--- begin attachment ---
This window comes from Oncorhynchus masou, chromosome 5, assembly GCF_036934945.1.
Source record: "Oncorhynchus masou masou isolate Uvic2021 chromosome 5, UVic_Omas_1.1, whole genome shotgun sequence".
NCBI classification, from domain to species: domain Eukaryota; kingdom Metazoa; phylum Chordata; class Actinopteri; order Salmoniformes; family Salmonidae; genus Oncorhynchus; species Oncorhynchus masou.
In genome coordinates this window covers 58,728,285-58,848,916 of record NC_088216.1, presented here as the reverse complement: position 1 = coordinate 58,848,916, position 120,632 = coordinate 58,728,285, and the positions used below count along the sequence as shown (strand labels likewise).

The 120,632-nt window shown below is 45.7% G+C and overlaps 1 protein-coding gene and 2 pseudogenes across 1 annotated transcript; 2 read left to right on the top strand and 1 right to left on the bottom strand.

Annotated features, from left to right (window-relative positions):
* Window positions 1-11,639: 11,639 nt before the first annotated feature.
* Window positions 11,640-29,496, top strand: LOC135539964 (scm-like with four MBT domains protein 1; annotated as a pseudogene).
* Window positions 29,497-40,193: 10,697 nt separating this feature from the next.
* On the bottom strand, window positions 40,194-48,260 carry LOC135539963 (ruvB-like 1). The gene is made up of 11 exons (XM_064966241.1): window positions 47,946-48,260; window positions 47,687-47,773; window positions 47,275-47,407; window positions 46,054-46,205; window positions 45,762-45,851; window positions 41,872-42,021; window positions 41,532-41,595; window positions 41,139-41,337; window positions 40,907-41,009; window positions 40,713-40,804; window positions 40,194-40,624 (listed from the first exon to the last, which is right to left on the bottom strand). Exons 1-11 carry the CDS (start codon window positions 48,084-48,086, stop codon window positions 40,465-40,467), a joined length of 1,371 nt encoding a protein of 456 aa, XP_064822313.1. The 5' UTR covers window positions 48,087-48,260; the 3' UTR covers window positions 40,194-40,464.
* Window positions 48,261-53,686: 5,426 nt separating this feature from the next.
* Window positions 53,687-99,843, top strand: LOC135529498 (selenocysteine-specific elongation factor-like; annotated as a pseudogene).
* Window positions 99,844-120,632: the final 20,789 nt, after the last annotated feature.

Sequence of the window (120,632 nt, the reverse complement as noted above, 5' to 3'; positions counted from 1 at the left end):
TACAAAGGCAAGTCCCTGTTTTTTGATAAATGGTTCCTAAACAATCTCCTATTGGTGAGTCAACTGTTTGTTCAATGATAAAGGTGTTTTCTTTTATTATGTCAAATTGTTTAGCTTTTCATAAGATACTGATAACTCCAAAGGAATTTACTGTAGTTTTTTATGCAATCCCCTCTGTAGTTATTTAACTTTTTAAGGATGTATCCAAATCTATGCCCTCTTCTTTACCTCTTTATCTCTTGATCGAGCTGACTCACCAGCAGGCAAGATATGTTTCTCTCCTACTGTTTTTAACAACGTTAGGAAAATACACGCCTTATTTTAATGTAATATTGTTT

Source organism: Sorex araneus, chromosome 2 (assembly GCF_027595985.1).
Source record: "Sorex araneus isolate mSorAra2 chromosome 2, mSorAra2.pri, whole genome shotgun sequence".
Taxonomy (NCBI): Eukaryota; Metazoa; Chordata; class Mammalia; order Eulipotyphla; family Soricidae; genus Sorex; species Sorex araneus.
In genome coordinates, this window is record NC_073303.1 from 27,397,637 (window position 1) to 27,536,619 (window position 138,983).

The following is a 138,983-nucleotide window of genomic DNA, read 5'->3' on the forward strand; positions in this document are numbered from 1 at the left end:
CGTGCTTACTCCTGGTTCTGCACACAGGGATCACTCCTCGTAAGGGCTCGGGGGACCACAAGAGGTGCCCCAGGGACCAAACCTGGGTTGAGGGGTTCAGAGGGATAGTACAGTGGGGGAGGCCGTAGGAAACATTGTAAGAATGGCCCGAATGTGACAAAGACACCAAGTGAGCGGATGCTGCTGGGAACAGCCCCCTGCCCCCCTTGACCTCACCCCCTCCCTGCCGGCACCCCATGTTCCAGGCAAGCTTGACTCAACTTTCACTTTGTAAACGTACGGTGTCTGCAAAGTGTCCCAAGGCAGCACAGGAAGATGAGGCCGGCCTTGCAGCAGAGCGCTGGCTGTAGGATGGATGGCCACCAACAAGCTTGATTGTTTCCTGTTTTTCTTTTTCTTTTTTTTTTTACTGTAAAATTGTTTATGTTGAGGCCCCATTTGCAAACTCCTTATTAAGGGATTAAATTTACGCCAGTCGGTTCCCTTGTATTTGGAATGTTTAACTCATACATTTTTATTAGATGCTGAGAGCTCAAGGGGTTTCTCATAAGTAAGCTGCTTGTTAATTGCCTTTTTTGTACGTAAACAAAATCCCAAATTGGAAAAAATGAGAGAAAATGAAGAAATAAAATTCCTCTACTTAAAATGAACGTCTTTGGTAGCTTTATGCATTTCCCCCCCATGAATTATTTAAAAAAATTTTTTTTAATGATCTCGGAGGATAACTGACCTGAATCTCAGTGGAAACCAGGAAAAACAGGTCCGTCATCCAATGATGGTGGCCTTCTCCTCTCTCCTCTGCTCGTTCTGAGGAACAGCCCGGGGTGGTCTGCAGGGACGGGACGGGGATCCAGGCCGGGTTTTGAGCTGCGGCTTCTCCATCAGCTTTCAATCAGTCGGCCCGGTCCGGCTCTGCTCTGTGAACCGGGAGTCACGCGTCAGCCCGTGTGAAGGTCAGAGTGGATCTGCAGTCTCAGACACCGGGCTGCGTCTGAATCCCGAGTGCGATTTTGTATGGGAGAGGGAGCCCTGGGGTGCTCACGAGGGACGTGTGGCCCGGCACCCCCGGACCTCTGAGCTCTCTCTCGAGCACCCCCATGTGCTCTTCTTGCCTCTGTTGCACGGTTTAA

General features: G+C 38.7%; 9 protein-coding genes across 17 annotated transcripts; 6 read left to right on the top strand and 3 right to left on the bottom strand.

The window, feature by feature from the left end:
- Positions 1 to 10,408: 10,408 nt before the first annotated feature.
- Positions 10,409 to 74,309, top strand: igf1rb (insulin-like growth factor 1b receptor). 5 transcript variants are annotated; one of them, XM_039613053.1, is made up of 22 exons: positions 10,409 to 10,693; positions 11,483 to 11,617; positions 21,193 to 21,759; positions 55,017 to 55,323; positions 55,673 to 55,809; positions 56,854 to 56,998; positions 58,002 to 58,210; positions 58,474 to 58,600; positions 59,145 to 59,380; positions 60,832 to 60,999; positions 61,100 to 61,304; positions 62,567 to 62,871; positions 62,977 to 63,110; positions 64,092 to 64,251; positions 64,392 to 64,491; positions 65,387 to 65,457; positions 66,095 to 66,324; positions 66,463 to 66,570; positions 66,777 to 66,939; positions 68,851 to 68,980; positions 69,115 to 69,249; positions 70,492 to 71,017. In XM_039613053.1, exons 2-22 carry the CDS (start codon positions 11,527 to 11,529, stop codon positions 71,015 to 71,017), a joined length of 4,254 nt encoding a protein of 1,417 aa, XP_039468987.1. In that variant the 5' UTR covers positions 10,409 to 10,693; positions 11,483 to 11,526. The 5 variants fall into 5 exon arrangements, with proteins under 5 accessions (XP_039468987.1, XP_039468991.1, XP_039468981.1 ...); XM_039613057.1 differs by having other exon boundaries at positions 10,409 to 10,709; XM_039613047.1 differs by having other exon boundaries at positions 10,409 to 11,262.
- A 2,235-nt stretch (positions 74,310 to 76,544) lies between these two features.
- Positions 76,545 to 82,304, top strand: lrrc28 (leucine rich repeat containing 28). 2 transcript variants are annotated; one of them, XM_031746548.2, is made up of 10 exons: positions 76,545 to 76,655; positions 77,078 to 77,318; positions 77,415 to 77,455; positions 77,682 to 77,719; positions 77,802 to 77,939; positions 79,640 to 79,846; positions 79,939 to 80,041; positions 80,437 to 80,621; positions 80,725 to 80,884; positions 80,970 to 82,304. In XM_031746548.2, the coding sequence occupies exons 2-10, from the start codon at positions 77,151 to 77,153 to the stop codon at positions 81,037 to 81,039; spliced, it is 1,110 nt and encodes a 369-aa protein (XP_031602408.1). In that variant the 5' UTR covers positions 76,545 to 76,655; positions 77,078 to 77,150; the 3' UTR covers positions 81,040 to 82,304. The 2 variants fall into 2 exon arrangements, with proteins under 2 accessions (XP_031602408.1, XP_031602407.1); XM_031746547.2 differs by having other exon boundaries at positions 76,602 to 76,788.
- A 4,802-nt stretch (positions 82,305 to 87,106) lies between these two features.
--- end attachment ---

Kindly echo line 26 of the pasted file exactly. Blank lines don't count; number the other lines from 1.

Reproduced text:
- A 2,235-nt stretch (positions 74,310 to 76,544) lies between these two features.